"evil twin"

James A. Landau <JJJRLandau@netscape.com> JJJRLandau at NETSCAPE.COM
Sat Nov 26 00:42:29 UTC 2011

On Thu, 24 Nov 2011 14:33:04 +0000 Charles C Doyle <cdoyle at UGA.EDU> wrote:

Not an instance or a source, certainly, but an interesting analog of the
concept, from Milton's _Areopagitica_ (1644):  "It was from out the rind
of one apple tasted that the knowledge of good and evil, as two twins
cleaving together, leaped forth into the world. And perhaps this is that
doom which Adam fell into of knowing good and evil, that is to say of
knowing good by evil."

Another vocabularian shocker.

No 19th C. GB hits on "evil twin" in the modern sense of the evil
complement of a good twin.

In fact, there's only one "evil twin" at all: an 1873 observation in
the _Phrenological Journal_ that alcohol and tobacco are evil twins of
each other.

The modern sense of "evil twin" might begin here:

1908 Susan E. Blow _Educational Issues in the Kindergarten_  (N.Y.:
Appleton) 97: The typical hero, son of a god, one of twins....The evil
twin apprises us that man's imagination is haunted by his double
selfhood, and the struggle between him and his nobler brother
celebrates that holy war wherein the soul is at once hero and

[Kindergarten had become less sophisticated by the 1950s.]

1913 T. Proctor Hall in _The Monist_ XXIII 98: If the creator of life
cannot overcome his evil twin, or cannot destroy Satan,
or cannot prevent "delusions of mortal mind," these causes of evil, he
is not omnipotent. If he can but will not, he is not good.

The world doesn't seem to have been much interested in "evil twins"
till the 1980s and later. There are 12,000 [!] GB hits in the 21st C.


I can beat Milton by a millenium.

According to an Agadic (homiletic) teaching in the Talmud (Babylonian talmud, tractate Shabath 119b), two angels accompany people on their way back home from synagogue on Friday night — a good angel and a evil angel. If the house has been prepared for the Shabbat ("the lamp has been lit, the table set, and his couch spread"), the good angel utters a blessing that the next Shabbat will be the same, and the evil angel is forced to respond "Amen". but if the home is not prepared for Shabbat, the evil angel expresses the wish that the next Shabbat will be the same, and the good angel is forced to respond "Amen".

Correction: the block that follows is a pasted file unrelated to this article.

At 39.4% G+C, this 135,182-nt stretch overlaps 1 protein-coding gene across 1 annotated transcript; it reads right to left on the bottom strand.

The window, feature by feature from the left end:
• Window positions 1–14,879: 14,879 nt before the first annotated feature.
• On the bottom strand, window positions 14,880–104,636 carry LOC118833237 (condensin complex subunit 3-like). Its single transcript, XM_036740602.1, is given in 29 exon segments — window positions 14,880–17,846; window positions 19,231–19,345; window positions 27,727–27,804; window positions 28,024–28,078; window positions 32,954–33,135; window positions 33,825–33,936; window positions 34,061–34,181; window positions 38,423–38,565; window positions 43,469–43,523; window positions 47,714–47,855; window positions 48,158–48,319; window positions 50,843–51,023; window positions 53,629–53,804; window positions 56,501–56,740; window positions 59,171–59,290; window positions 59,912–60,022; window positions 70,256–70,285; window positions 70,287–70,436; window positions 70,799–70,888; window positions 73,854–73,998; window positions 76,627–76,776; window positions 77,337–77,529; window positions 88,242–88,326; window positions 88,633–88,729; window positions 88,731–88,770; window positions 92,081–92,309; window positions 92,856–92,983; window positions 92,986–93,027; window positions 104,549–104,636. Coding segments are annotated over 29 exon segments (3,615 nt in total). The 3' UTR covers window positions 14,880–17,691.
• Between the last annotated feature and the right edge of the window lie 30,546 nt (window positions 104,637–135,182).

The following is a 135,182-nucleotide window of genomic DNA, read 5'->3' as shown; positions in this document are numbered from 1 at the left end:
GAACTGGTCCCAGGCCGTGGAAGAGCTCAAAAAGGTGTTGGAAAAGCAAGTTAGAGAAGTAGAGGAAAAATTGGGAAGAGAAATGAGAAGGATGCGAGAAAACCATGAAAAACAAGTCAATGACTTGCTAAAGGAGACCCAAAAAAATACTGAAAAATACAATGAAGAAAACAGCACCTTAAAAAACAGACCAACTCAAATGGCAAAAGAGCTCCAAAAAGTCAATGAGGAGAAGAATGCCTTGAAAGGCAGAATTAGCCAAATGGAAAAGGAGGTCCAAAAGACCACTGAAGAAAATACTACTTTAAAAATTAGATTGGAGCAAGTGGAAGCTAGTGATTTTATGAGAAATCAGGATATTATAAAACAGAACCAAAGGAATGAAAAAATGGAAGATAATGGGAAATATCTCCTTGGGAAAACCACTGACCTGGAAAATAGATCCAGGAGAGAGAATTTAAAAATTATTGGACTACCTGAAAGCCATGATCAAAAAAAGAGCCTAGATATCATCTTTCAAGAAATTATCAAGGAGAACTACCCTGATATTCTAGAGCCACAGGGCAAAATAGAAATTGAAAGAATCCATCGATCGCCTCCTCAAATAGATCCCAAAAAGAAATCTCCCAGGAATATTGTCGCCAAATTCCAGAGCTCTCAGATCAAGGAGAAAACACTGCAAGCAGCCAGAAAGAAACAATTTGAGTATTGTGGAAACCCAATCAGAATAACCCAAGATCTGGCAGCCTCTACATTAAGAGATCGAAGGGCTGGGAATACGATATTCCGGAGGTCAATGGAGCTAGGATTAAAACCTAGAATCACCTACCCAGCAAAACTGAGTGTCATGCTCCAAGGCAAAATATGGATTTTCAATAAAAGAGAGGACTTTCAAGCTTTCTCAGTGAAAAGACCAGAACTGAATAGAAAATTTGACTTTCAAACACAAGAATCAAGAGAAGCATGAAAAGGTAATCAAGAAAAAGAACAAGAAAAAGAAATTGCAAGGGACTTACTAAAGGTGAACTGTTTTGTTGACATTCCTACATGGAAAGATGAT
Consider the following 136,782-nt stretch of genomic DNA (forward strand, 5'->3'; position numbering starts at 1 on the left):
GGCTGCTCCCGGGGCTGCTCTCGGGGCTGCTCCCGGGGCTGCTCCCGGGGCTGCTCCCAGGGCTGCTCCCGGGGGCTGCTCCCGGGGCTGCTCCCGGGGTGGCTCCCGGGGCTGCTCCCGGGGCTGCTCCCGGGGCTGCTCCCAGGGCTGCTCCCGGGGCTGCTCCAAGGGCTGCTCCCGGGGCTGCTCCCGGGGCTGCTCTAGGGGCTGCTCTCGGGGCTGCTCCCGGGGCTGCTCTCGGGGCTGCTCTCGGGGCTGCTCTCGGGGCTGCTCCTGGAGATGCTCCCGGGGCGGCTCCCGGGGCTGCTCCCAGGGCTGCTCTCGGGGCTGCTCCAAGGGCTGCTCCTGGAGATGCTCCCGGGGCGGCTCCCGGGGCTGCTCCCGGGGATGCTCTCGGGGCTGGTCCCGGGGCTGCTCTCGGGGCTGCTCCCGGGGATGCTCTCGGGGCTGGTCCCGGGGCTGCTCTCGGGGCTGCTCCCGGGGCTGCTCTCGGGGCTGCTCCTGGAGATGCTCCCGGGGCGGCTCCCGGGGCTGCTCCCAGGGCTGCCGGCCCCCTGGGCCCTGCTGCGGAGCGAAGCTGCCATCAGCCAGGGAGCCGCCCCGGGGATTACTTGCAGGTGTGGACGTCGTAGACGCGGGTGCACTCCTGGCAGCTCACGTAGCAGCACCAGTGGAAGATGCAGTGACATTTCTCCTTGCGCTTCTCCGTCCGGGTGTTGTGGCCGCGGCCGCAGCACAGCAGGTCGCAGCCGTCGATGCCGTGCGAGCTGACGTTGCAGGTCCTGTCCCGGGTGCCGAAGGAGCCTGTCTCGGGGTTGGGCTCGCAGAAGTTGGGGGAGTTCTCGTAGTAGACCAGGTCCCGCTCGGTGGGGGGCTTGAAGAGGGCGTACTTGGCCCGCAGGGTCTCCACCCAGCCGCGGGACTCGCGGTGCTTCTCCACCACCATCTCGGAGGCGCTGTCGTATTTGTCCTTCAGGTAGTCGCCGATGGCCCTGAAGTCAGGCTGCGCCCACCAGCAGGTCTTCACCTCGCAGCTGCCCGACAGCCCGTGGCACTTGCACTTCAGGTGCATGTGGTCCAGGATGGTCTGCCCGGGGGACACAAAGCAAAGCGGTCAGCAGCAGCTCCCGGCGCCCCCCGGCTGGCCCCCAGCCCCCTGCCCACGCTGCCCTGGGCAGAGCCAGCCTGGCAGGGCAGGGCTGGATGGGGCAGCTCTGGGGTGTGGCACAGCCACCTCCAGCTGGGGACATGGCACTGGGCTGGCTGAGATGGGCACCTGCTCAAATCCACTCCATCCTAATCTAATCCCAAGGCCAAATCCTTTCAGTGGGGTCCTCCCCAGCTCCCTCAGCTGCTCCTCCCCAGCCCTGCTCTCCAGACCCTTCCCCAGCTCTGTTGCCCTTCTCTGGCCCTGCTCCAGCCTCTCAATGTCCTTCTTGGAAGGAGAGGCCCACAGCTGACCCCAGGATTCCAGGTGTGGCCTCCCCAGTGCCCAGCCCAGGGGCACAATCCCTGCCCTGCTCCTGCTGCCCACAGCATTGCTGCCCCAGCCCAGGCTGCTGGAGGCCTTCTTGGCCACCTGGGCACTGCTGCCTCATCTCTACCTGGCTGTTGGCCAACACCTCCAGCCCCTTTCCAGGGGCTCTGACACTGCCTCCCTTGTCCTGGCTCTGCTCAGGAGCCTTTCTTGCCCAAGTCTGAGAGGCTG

The souls of the pious are received by three good angels; those of the wicked, by three evil angels, who accompany them and testify for them (Tosef., Shab. xvii. 2; Shab. 119b; Ket. 104a; Ḥag. 16a).


ADS-L, as any member can testify, is plagued by false antedatings, but I suspect the following false antedating (although of a tune, not a word or phrase) holds the record: somewhere over 3,000 years

The slow, well-known melody for the song was composed by the American Rabbi Israel Goldfarb on May 10, 1918 while sitting near the Alma Mater statue in front of Low Memorial Library at Columbia University. Goldfarb's work is often presumed to be a traditional Hasidic melody. He wrote in 1963, "The popularity of the melody traveled not only throughout this country but throughout the world, so that many people came to believe that the song was handed down from Mt. Sinai by Moses."

    - James A. Landau

the above is mostly cut-and-pasted from the Jewish Encyclopedia, VOL I (1901), article "angelogy", available on-line at
and from Wikipedia, article on "Shalom Aleichem (liturgy)"

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